I am composing these words on October 11, 2022, which is the sixtieth anniversary of the opening of the Second Vatican Council, easily the most momentous ecclesial event of the twentieth century. I think it’s fair to say that we Catholics have been talking, arguing, and wondering about, denigrating and celebrating, Vatican II pretty much non-stop for the past sixty years. Even the most cursory survey of the internet will reveal that the lively discussion shows no signs of running out of steam.
Both its advocates and critics over these past six decades have sought to find the interpretive key to the complex set of documents produced by the council fathers. When I was coming of age, most commentators said that Gaudium et Spes, the sprawling text on the Church in the modern world, was the most basic of the Vatican II texts. And indeed, Gaudium et Spes launched ten thousand workshops on the Church’s obligation to scrutinize the “signs of the times” and to drop a defensive posture vis-à-vis the secular world. Still other ecclesiastical pundits during those years argued that the first of the Vatican II documents to be approved—namely, Sacrosanctum Concilium—the great constitution on the sacred liturgy, was the most fundamental. And indeed, that text, which inaugurated the transformation of the Mass and compelled us to think about the liturgy in a fresh way, proved massively influential. And a considerable group of analysts held that Lumen Gentium, the lyrical document on the nature of the Church, was the lens through which to read the whole of the council. And to be sure, most of the theologians present at Vatican II would have taught that ecclesiology, the formal study of the Church, was indeed the paramount concern of the fathers. Therefore, a case can be made for all these documents.
But I find myself on this sixtieth anniversary of the council in agreement with George Weigel’s suggestion that the most basic of the texts, indeed the one by whose light the entire assemblage of texts should be understood, is Dei Verbum, the constitution on divine revelation. Now, Dei Verbum has much to say on technical matters of biblical interpretation, including the central importance of distinguishing among the various genres employed by scriptural authors. It speaks eloquently of the subtle relationship that obtains between the revealing God and the active, intelligent human authors through whom God effects his revelation. It also explores most helpfully the play between Scripture and the interpretive tradition that necessarily accompanies the reception of Scripture across the centuries. But it is not due to these achievements that I consider Dei Verbum so pivotally important.
What is of greatest significance is its simple assertion that Christianity is a revealed religion—that is to say, one based upon the self-manifestation of God. There are many religions and religious philosophies that are grounded in human experience, in our intuitive sense of God. They put a special stress, accordingly, on the human quest for the divine. If you go to the religion section of any bookstore or library, you will find dozens of volumes with this theme. But Christianity is not primarily the story of our search for God; it is the story of God’s relentless search for us. It is not primarily our words about God, but rather God’s Word spoken to us. Hence, Christianity is not something that we have invented; instead, it is something that we have received. To be sure, the Church’s doctrine, liturgical practice, sacramental discipline, etc. develop over time, becoming ever more expressive of Christ’s intention, but they retain their essential form and purpose, standing over and against whatever we might want them to be.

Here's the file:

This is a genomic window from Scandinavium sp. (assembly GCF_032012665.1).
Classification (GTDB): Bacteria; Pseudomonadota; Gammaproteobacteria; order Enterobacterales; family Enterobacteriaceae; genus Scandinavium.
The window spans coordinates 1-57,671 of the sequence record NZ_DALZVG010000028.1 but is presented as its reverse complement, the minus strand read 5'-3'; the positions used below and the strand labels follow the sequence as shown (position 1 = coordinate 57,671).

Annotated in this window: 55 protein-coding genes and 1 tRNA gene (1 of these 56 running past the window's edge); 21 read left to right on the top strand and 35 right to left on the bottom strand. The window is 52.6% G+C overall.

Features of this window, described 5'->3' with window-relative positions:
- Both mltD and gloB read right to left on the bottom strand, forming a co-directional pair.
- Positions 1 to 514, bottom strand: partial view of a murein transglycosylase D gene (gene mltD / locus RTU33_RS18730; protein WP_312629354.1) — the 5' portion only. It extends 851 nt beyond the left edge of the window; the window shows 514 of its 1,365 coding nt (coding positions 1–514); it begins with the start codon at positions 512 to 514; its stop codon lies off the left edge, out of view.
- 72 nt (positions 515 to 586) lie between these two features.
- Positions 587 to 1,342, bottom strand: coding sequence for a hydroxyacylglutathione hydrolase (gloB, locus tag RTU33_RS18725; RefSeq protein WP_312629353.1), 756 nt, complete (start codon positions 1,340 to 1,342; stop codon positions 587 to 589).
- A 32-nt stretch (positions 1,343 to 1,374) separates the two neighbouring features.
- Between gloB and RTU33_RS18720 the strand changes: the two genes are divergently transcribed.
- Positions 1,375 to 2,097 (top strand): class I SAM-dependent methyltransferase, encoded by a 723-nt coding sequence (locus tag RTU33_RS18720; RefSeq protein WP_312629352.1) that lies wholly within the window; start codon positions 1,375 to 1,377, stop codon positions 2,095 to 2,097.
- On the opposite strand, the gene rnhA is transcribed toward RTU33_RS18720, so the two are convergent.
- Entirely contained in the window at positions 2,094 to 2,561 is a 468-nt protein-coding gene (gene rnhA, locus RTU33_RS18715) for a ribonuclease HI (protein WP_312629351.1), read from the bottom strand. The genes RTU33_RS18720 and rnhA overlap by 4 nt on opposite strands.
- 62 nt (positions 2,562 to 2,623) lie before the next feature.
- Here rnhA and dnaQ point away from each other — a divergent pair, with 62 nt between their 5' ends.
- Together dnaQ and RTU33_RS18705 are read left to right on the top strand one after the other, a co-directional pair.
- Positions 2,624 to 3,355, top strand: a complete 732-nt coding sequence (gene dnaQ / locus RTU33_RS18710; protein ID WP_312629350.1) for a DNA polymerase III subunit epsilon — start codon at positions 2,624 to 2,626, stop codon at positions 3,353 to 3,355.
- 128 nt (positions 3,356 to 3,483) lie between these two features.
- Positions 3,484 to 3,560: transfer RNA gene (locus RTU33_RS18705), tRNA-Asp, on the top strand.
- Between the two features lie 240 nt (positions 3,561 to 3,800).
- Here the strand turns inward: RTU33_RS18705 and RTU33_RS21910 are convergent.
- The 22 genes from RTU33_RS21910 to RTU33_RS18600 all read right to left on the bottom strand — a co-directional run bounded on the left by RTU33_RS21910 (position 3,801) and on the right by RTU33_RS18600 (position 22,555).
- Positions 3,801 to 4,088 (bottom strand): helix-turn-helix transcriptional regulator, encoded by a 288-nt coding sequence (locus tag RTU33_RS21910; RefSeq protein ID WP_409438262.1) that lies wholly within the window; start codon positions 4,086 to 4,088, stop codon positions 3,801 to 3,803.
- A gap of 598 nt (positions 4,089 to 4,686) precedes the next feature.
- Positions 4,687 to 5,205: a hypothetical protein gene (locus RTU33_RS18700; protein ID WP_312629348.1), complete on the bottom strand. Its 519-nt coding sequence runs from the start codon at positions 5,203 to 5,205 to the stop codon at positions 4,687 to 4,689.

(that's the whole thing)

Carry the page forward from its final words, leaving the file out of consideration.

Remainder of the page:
This perennial idea, given modern expression in Dei Verbum, is of crucial significance today, when a culture of self-invention holds sway, sometimes even within the Church. On that errant reading, doctrine, morality, liturgy, sacraments, and structures of authority are expressive of the will of the people and hence can change according to the whim of the people. But again, if Christianity is a revealed religion, then we must conform ourselves to what has been given to us and resist the temptation to compel what is given to conform itself to us.
Considering these observations, we can see why Dei Verbum should be the interpretive lens for the entire council. Let us look simply at the other texts and themes that we have referenced. The liturgy is not a ritual expressive of our spiritual longings, but rather a participation in the objectivity of Christ’s death and Resurrection. The Church itself is not a society that we have put together for our purposes and on our terms, but rather the Mystical Body of Jesus. And the mission of the Church in the modern world is not a matter for our own determination but has rather been given to us by Christ: “Go and preach the Gospel to all nations.” All of these have been received, not fabricated. So if we forget the central teaching of Dei Verbum, then Lumen Gentium, Sacrosanctum Concilium, and Gaudium et Spes will be fundamentally misunderstood.
Might I suggest, by way of conclusion, that a very good way to celebrate the sixtieth anniversary of the Second Vatican Council is to find a copy of Dei Verbum, curl up by the fireplace, and read it.